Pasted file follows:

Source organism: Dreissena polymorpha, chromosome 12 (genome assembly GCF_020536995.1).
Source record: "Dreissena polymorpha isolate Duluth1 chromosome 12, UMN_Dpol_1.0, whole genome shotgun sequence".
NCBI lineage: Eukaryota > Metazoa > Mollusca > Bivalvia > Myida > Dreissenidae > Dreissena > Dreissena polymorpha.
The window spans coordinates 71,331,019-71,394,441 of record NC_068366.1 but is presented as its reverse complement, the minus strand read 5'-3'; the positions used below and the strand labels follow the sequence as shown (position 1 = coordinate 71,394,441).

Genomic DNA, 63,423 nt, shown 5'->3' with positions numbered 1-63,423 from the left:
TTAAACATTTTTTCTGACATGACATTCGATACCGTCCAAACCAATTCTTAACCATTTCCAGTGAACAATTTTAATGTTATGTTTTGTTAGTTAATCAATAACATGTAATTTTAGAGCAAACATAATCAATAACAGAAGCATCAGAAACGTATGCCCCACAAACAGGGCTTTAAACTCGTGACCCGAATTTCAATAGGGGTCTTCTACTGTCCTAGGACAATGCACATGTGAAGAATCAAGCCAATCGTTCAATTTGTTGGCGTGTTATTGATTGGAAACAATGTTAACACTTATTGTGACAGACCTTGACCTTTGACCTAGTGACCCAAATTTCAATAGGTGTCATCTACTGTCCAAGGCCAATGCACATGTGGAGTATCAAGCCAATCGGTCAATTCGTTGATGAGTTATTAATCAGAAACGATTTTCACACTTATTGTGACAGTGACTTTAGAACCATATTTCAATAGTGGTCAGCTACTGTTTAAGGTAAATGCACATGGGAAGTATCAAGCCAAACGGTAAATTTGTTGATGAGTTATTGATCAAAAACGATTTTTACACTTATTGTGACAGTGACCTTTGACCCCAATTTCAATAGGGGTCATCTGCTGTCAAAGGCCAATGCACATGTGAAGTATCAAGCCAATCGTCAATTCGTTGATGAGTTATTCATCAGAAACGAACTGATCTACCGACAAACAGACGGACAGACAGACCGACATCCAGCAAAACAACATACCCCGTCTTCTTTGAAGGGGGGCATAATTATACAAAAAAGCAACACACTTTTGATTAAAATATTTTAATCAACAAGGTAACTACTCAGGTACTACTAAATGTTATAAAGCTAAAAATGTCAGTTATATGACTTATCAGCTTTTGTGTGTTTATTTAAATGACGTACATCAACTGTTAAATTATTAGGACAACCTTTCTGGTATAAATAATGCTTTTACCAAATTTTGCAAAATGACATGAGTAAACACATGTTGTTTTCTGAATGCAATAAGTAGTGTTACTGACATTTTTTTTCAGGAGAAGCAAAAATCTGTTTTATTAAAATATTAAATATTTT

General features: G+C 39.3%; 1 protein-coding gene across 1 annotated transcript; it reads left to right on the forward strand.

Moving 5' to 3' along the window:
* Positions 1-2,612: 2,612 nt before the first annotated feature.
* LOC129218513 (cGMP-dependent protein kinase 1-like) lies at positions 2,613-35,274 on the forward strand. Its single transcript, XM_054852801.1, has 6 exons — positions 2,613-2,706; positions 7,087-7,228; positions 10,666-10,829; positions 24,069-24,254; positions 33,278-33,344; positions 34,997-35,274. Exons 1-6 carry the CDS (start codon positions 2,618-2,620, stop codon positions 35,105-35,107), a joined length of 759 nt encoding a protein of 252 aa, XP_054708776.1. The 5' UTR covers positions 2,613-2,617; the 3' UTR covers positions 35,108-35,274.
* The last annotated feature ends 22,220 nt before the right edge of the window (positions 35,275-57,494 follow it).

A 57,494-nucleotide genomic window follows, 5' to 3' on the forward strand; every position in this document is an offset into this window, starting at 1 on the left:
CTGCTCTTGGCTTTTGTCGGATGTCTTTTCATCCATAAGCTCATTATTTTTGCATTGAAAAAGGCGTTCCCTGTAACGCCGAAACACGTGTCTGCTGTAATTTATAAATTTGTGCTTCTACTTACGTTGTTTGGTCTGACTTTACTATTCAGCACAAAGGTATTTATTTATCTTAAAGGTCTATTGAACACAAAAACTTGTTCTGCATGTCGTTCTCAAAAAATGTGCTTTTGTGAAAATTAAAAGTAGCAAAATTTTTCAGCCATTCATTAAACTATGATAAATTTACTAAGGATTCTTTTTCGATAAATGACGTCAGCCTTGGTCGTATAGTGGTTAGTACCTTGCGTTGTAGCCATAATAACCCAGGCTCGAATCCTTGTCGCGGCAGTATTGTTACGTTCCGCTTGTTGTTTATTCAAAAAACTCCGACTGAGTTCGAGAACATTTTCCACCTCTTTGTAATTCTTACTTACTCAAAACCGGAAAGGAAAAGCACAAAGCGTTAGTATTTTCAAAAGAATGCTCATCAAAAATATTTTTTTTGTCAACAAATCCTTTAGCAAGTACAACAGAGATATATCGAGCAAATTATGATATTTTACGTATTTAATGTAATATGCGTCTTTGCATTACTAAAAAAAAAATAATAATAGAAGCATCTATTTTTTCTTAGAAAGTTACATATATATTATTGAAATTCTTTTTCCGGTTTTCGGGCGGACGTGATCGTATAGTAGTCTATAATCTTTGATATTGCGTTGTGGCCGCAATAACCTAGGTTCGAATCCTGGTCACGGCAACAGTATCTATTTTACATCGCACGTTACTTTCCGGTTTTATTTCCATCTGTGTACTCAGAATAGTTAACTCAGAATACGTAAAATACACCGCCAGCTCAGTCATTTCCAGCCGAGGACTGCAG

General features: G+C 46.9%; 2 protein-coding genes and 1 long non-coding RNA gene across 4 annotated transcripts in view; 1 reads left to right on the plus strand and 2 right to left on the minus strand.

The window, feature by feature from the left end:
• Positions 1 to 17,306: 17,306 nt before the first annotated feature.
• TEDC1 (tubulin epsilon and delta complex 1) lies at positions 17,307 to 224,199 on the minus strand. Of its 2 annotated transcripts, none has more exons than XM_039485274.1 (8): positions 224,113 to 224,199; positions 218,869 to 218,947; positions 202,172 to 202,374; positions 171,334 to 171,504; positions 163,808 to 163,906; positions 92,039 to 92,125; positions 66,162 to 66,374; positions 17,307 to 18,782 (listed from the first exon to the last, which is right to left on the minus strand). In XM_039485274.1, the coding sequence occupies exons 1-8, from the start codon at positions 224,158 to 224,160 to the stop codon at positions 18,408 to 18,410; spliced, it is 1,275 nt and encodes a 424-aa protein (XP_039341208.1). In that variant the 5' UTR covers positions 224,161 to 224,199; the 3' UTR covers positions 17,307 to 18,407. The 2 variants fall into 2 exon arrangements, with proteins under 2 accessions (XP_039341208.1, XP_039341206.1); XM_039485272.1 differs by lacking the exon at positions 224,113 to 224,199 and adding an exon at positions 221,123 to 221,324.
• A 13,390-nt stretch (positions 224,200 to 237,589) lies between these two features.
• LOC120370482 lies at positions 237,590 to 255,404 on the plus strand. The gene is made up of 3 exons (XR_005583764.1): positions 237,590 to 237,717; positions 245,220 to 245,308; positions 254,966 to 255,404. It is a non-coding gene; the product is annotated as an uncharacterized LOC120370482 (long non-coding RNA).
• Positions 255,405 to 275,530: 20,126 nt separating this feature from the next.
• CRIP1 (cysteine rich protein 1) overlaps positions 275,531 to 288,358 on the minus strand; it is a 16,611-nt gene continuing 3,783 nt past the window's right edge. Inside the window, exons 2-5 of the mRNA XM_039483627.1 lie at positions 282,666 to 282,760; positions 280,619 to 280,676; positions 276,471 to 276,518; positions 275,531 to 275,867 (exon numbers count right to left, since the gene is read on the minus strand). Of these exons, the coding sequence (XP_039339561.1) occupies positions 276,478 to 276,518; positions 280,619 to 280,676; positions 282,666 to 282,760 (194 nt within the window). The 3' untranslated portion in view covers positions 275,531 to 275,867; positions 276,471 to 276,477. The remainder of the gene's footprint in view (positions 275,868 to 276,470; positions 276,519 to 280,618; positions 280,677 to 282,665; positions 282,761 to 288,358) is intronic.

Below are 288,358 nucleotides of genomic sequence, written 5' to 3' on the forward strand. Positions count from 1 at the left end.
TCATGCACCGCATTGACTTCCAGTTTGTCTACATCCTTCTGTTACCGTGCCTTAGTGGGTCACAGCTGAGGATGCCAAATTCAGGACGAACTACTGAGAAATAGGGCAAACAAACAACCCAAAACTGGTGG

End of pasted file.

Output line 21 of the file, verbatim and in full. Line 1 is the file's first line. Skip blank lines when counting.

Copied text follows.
• CRIP1 (cysteine rich protein 1) overlaps positions 275,531 to 288,358 on the minus strand; it is a 16,611-nt gene continuing 3,783 nt past the window's right edge. Inside the window, exons 2-5 of the mRNA XM_039483627.1 lie at positions 282,666 to 282,760; positions 280,619 to 280,676; positions 276,471 to 276,518; positions 275,531 to 275,867 (exon numbers count right to left, since the gene is read on the minus strand). Of these exons, the coding sequence (XP_039339561.1) occupies positions 276,478 to 276,518; positions 280,619 to 280,676; positions 282,666 to 282,760 (194 nt within the window). The 3' untranslated portion in view covers positions 275,531 to 275,867; positions 276,471 to 276,477. The remainder of the gene's footprint in view (positions 275,868 to 276,470; positions 276,519 to 280,618; positions 280,677 to 282,665; positions 282,761 to 288,358) is intronic.